Before I accepted the opportunity where I work, I was self employed for the longest stretch of my professional career. Working for startups and a large company had left me a bit jaded about having a, “day job,” and growing up, my family was mostly self employed. Mom, dad, step-mom, step-dad…everybody. One of my aunts and her family was also self employed. So the natural desire growing up was to imitate them. Kids end up wanting to follow in their parents footsteps, right?
However, what my immediate family did not have was a team. For the most part, the businesses I learned about were smaller, “mom & pop,” style operations without levels of management, company culture, processes, etc. They were the simple sort of small business in many ways. As a result, I never got any insight or understanding of the difference. What I’ve learned since is that a business which does not have a team is the easiest to run. With no team, no staff to manage or train, it’s easy to maximize the value of your own output. This model also has zero chance of scaling and growing into a larger business.
Why you should think like an owner in every job or career you have
Several years ago, one of my businesses started to grow. As a result, we hired. Then we hired more. At one point, I had a dozen people on staff between full time and part time employees, business partners and another thirty volunteers who regularly contributed above and beyond. Several of the volunteers eventually became paid staff in one way or another because they cared enough about the business that they really, really wanted it to work. While money always features into the equation, it’s never the whole answer. What I observed in each of them was their thinking of the business, the opportunity and the larger team first before anything else.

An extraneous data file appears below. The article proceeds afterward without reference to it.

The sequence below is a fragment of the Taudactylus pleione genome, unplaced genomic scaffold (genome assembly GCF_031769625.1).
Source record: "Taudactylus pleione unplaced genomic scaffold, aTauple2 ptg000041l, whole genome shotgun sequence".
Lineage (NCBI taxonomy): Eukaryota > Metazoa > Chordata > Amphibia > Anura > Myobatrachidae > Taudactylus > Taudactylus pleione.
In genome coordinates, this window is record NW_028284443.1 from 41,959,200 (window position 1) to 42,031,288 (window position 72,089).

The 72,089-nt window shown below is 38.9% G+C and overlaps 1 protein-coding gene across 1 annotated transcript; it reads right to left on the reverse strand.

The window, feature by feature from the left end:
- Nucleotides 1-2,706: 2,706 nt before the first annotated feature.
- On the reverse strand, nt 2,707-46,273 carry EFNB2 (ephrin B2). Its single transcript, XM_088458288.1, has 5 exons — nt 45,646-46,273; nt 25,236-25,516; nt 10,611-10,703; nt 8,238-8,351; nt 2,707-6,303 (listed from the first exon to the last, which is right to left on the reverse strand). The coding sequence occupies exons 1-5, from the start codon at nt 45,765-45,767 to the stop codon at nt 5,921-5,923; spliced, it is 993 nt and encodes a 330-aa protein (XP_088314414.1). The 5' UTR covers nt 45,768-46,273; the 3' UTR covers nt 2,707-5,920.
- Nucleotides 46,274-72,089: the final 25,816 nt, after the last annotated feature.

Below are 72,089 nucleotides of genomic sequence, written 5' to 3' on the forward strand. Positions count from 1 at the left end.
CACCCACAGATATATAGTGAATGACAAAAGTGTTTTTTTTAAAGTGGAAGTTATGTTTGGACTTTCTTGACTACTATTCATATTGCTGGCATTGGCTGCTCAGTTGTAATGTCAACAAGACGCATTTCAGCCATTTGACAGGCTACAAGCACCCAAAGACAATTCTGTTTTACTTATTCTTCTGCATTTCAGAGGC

These days, I’m a lot more low key about what I do, who I work with or how awesome they all are. Thinking like an owner, despite being a small cog in a large machine, helps to crystallize my thinking and funnel my share outs in such a way that I hope they’ll have the most impact. A friend recently quizzed me, “What’s keeping you here?” The answer was simple. I love what I do. Not everybody can muster the emotional courage, stamina or desire to truly embrace their work. I’ve had great managers and bad ones; at the end of the day, we all have a boss.
Check yourself before you wreck yourself 😉
From memory, that was Ice Cube in the early 90’s; I was probably in middle and or high school. The same friend who asked me the question, “What’s keeping you here?” Well, it’s passion. I know, sounds cheesy. However, I don’t do well in work, or in life, without some emotional connection. I care about what I do. Every day, I’m worried about my dad. My cousin. My ex-step mom. All customers of where I work. I worry about myself, a former customer…long story; will explain more in a blog post later. Outside of work…life is about love, family, friends. Emotional connections. Only recently did I realize that I needed the same emotional connection in work as outside of work.
While I will always hate the term small business…I will always love small businesses. When I’m cheering for them, I’m cheering for my dad, for my cousin, for my family. I’m cheering for me. Maybe I’m too optimistic, but I would love it if everybody who worked could say, confidently: I’m cheering for my team. I can’t be on their team personally, but if I can be on their extended team, or part of what makes them successful…then I’ll have helped my dad…my cousins, my uncle and even my ex step-mom.